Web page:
In a perplexing gift-giving jam? We can help.
You’re going to love giving gifts like these.
A fun part of our job is when folks ask us to find a book for them to give as a gift for an eccentric aunt, their young adult kid who has very certain hip tastes, a sciency scholar, a lonely grandma with limited mental capacities, or their co-worker who is frustrated with church but curious about Christian truth claims. If you want to give a gift to a friend – and who doesn’t this time of year when it is natural to do so – we can help.
Send us an email and describe the person a bit (especially whether they read a lot, or not, are pretty sharp, or maybe not super sophisticated, if they would want something from a certain theological orientation or not.) We can make some suggestions for you, described each, and explain why it might be a nice selection to bless your friend. I’m sure I don’t have to tell you that books make better gifts than the proverbial ugly sweater.
Here are some suggestions, just some random topics and some good ideas. We love getting to show off the breadth of our inventory. We can send these out promptly, to you or to your recipient. We gift-wrap for free, too.
FOR SOMEONE WHO LOVES BOOKS AND WORDS AND READING
Reading for the Common Good: How Books Can Help Transform Your Church and Neighborhood C. Christopher Smith (IVP) $16.00 One of my very favorite books of the year, if you want to inspire anyone who loves books (or maybe those that don’t) to realize the joy and significance of reading widely, this book is a sure-fire win. They will love it.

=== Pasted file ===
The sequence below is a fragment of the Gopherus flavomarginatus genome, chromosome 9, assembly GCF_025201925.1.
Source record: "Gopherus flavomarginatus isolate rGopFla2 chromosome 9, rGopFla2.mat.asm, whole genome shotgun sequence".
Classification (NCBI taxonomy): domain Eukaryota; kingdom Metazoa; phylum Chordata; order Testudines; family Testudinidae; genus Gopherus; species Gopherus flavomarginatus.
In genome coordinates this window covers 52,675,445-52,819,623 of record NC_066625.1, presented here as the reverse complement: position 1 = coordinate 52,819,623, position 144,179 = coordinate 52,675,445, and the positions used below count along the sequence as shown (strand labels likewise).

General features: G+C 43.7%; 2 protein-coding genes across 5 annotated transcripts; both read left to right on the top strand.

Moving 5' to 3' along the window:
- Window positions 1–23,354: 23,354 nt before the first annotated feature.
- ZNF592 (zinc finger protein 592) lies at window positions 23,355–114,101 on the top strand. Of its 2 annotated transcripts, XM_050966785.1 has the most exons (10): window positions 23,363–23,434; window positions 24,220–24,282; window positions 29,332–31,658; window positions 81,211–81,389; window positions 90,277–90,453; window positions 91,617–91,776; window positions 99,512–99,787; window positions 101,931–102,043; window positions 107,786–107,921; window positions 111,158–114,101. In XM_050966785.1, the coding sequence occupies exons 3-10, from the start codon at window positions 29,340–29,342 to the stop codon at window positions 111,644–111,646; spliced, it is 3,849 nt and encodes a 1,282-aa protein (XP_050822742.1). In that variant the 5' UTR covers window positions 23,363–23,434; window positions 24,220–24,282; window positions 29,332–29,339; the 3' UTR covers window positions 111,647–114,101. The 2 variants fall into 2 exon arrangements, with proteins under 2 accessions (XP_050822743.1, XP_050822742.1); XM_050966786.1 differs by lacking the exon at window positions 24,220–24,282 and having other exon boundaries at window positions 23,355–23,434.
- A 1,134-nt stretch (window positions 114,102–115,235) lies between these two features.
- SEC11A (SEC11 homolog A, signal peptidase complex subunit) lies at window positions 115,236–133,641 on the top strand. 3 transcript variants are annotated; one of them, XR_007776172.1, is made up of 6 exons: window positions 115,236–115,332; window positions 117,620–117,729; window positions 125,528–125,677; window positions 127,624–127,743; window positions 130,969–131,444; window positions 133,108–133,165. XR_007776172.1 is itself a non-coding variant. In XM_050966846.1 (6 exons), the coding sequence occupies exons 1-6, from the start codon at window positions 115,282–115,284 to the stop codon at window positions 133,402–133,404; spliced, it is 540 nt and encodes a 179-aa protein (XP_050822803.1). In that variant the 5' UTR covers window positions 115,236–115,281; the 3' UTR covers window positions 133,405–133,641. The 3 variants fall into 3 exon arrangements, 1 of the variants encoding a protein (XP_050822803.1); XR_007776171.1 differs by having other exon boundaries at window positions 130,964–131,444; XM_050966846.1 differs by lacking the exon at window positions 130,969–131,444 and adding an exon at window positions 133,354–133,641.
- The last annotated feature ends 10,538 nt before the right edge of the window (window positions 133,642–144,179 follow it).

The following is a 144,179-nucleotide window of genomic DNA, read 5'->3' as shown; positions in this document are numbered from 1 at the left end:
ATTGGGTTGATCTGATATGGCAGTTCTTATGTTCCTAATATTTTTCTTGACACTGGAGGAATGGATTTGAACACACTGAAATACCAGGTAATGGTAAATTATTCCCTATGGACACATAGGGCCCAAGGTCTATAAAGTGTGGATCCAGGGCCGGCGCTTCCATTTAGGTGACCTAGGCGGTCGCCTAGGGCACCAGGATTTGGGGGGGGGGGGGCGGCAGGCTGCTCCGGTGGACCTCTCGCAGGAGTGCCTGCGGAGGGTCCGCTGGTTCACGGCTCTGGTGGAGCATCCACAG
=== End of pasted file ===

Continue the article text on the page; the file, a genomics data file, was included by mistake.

Word by Word: A Daily Spiritual Practice Marilyn McEntyre (Eerdmans) $17.99 This is something like a devotional – a set of reflections to be read and pondered – about the meaning of phrases in our English language. You may know our fondness of Marilyn’s must-read Caring for Words in a Culture of Lies or her lovely little set of Bible ruminations What’s in a Phrase that showcase her poetic sensibilities and fine writing and profound insights. This new book is a true gem.
FOR SOMEONE WHO ENJOYS “SOUTHERN FICTION” AND CULTURE
Dimestore: A Writer’s Life Lee Smith (Algonquin Books of Chapel Hill) $24.95 Beth and I would both say this is one of the most delightful, enjoyable books we’ve read all year. I’m sure it would make a tremendous gift to those, at least, who like Lee Smith’s popular Southern novel. This is somewhat of a memoir (including much about her girlhood and the small town in which she grew up and her father’s beloved dime store.) One reviewer said it is “a pitch-perfect mining of the memories, desires, and imaginations fueling one of the South’s — no, one of America’s — master storytellers.” Perhaps akin to Euodoras Welty’s One Writer’s Beginnings, it is fun, fresh, upbeat, sentimental, wise, and so very enjoyable to read. Annie Dillars says “her brilliance shines. Her wide warmth blesses everything funny about life and — here especially — everything moving and deep.”
FOR SOMEONE INTERESTED IN MEDICINE